These aren’t academic histories or encyclopedic entries; rather, they’re personal memories of shows that, through the years, have brought me delight, influenced my way of thinking and doing, left their indelible traces imprinted on me. Think of it as a memoir of my life as seen on TV.
And so, against this backdrop, Richard Kimble spent four years as the most wanted man in America, a high-profile escapee trying to stay one step ahead of the law, but seemingly doomed to remain one step behind the man responsible for his predicament.
Through the course of those four years, Kimble had many opportunities to fade into the background, to blend in with his surroundings in such a way that he might be able to stop running. America is a big country after all, and in those pre-Internet days it was even bigger. Without the instant recognition that social media brings, Kimble quite likely could have found a place – Mayberry, North Carolina for example – that would have been far enough out of the way that he could relax for awhile. After all, he’d met and helped enough people during his travels that a virtual underground railroad existed, dedicated to helping him escape. It’s not hard to imagine one of his benefactors helping him get to a place where he’d really be out of reach, a country like Argentina, where he’d be able to practice medicine, grow a beard, perhaps remarry and settle down. Start a new life.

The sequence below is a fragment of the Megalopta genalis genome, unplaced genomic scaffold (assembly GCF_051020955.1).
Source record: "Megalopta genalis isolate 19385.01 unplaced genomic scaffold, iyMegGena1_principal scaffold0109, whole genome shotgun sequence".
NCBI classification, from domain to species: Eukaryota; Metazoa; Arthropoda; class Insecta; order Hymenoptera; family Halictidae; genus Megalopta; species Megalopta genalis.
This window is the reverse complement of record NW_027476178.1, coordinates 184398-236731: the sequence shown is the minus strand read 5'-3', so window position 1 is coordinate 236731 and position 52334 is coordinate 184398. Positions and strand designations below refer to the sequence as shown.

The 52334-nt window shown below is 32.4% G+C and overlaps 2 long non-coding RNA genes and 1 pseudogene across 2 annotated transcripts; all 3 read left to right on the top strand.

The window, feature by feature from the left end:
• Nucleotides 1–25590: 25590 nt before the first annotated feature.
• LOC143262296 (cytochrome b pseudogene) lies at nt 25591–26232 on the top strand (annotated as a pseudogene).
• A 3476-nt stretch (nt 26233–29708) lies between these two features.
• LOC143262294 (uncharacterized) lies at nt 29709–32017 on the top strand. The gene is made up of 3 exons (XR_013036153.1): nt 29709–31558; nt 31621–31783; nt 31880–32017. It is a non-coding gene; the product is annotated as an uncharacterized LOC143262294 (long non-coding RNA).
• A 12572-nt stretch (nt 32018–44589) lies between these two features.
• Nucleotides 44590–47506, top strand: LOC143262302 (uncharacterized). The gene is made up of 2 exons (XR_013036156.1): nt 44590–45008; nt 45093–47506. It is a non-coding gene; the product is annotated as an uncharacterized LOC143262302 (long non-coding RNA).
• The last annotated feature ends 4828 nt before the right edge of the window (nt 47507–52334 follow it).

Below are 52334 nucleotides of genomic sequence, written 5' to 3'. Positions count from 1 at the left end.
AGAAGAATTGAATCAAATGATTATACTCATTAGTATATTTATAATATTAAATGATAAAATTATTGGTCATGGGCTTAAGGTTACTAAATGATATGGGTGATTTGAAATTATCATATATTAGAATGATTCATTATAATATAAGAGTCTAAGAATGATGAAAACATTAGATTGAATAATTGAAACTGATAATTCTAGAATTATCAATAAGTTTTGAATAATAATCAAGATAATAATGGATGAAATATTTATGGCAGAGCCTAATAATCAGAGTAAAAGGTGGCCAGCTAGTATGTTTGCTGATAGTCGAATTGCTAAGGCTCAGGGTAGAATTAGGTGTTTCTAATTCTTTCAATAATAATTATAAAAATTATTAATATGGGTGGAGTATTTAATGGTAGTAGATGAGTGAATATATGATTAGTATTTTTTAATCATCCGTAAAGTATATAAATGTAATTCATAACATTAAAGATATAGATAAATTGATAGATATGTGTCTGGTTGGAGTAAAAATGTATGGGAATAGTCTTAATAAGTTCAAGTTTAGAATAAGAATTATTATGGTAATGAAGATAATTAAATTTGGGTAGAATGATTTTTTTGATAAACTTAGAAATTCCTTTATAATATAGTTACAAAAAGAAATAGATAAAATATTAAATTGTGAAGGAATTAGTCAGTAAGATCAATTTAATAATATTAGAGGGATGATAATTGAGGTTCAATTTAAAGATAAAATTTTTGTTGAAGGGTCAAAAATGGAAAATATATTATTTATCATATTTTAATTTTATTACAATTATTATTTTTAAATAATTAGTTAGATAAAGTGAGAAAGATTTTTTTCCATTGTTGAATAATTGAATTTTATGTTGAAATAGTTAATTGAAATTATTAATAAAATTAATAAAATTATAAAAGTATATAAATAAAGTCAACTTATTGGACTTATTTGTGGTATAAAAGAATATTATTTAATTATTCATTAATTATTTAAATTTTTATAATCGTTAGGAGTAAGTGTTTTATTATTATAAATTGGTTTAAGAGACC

But Richard Kimble didn’t want a new life. He wanted his old life back, or as much of it as was possible.
It wasn’t enough for Kimble to be “free,” in the sense that any man running from the police is ever free. Staying out of the death house was good, but only as a means to an end. And that end was to prove his innocence.
But there would have been that sticky little matter of the murder conviction remaining on the record – if not officially, at least in the minds of many. What Kimble wanted was to prove his innocence, that he was not a good man who’d made a mistake but an innocent man who had suffered due to the mistakes of American justice. And in that effort to clear his name, Richard Kimble was willing to risk his life. After all, if living was the only thing that mattered, a good attorney probably could have gotten the original charge reduced to second-degree, if Kimble had only been willing to plead. But sometimes it’s more important to do the right thing, to fight for the truth, than to simply go on living. For without truth, what good is life?